At the end of the video, he then asked everyone in attendance who used to be a Christian to raise their hands. He then said to put them down if they lost faith because something suddenly bad happened to them in their life. More than half of the people put their hands down. At this point I then realized that Moe was very similar to this popular atheist. They were both angry with God. It was not that they did truly think God did not exist, they were just angry with Him. I then decided to switch the role play from an apologist (defender of the faith) to a pastoral role.

I said, “Honestly Moe, I really don’t think you are an atheist. I just think you are angry with God for some reason, but I’ll figure it out at some point in our dialogue. I pray that your hard heart is beginning to soften, and the truth that you are searching for is closer than you think.”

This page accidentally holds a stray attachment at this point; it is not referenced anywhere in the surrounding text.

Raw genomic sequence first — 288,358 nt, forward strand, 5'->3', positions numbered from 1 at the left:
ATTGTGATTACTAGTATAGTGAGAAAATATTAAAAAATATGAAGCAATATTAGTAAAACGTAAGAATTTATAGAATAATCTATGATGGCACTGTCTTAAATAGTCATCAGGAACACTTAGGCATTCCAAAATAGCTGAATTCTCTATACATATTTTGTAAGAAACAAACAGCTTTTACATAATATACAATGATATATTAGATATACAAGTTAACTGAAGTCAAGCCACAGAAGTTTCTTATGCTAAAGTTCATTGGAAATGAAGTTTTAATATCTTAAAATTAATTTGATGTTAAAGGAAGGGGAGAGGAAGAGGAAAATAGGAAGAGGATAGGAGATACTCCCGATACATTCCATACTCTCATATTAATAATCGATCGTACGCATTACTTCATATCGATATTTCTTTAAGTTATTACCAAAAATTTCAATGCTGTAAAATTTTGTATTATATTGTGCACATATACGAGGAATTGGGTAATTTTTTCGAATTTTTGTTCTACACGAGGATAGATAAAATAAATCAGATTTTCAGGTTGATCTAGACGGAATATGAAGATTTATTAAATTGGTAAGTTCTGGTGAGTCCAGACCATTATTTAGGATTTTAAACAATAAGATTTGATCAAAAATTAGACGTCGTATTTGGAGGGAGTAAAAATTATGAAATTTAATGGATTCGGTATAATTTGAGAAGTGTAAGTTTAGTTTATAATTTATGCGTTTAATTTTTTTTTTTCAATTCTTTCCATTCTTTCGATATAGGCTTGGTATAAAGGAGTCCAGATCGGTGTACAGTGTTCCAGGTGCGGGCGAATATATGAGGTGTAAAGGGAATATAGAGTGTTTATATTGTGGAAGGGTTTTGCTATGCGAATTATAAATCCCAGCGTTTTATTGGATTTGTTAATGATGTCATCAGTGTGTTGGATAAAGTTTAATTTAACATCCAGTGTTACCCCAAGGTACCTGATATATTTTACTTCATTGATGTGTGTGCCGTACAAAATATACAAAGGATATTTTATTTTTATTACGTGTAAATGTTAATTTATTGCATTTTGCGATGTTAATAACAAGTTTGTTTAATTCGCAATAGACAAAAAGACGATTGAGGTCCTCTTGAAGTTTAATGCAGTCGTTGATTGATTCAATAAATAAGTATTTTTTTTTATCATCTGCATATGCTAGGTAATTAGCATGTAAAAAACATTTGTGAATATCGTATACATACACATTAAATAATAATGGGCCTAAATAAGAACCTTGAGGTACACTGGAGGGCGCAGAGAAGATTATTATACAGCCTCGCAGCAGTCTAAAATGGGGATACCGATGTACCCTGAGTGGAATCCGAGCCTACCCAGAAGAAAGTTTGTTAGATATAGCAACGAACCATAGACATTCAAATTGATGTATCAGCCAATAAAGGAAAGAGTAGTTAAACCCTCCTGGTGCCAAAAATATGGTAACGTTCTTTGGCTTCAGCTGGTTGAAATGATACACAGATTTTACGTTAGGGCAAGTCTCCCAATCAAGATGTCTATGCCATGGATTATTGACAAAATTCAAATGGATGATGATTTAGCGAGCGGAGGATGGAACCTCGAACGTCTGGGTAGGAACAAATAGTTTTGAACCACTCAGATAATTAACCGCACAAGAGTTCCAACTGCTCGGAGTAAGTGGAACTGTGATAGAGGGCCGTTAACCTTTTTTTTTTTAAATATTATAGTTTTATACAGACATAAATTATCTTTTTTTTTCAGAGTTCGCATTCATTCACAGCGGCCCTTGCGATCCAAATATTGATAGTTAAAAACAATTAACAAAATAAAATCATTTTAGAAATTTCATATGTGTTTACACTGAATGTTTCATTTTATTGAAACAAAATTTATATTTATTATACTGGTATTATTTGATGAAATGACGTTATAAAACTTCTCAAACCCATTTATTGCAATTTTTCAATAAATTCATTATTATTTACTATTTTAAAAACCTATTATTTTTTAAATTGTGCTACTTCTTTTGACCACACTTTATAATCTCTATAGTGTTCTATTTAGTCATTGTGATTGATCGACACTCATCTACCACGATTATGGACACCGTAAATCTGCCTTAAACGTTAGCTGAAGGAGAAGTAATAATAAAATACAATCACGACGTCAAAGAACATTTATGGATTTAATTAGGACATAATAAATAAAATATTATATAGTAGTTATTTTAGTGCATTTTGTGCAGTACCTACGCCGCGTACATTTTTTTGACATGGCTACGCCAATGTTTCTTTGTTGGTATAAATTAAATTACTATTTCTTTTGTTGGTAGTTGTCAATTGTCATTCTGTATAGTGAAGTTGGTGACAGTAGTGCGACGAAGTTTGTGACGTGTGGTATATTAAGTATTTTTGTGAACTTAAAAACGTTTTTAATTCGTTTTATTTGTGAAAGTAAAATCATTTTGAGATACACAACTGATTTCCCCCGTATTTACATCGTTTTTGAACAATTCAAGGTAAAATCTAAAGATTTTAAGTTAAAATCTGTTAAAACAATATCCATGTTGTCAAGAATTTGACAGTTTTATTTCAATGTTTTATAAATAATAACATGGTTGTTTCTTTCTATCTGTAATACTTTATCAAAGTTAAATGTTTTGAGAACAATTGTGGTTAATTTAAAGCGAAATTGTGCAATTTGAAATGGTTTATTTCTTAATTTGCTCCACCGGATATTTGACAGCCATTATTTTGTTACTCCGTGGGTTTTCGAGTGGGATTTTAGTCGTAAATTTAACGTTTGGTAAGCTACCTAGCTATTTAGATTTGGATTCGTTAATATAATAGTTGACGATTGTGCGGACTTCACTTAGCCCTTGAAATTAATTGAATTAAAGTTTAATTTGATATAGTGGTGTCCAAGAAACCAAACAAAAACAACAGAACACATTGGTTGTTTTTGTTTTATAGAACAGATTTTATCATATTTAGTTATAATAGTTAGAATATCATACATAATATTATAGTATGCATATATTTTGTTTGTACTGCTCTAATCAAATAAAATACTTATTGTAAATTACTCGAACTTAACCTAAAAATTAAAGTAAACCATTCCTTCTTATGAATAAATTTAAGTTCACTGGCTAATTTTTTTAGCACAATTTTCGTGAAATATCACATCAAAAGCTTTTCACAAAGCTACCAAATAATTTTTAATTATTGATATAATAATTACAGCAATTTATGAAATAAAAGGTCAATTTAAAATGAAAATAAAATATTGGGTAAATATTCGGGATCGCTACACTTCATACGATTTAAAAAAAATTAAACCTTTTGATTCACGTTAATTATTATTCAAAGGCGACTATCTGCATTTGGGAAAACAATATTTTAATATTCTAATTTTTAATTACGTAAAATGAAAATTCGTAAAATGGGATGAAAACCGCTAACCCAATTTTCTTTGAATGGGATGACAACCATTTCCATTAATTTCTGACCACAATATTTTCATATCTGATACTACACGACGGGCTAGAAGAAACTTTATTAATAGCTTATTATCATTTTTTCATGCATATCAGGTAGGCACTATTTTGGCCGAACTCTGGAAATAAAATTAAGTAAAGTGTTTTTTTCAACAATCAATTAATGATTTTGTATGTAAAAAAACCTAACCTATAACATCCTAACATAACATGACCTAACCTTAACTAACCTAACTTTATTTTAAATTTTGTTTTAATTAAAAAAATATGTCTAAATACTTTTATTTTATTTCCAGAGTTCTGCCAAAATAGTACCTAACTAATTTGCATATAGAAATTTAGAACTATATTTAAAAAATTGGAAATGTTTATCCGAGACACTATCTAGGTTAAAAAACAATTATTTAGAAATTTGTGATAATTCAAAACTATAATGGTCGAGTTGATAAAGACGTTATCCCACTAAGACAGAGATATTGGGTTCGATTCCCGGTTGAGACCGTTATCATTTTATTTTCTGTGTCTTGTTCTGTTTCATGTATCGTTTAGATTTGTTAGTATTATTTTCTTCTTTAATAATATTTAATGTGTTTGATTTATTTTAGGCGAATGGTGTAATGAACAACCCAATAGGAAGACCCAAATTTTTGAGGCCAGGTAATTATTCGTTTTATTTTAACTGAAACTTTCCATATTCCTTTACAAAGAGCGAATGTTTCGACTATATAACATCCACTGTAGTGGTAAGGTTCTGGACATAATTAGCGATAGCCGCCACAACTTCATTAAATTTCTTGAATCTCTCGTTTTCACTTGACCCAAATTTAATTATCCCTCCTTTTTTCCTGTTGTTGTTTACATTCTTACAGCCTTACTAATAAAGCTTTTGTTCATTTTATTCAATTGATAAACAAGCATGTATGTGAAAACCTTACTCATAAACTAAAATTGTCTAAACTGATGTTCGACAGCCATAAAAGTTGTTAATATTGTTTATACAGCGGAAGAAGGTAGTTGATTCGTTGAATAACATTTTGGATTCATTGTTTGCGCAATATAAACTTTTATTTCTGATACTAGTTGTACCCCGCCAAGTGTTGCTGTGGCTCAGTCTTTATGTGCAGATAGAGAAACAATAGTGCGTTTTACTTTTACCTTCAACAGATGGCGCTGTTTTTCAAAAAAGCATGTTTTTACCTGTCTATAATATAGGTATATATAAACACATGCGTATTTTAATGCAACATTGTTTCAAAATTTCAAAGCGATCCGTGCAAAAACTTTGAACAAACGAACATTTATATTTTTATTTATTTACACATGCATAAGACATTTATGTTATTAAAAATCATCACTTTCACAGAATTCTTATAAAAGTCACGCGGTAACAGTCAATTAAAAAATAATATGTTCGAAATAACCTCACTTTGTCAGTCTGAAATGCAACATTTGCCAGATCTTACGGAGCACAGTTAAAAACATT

This was a chance I was taking.  I was not sure how he would react, but I was beginning to feel from our discussion that Moe was just a “lost sheep” or like a train that gently needed to be guided back onto track.

My assessment was correct, because he then responded, “I think it sums things up when you say I must be angry with God. I have no feelings He does not exist. If I have anger, (although that may still not be the correct word) it is towards those who lied to me and still do, whom I now feel sorry for, because I understand they are deceived.”

Jackpot!  This is what I was waiting for and now we were certainly getting somewhere.

I then said, “I applaud your honesty and this is where the true issue lies. Correct me if I am wrong, right here you openly admit that “you must be angry with God,” and “have no feelings he does not exist,” which then makes you no longer an “atheist.”

But then in the very next statement you say that “if you have anger (if this is the correct word, we will dive into that a little more thoroughly if you do not mind) it is towards those who lied to me and still do, whom I now feel sorry for because I understand they are deceived.”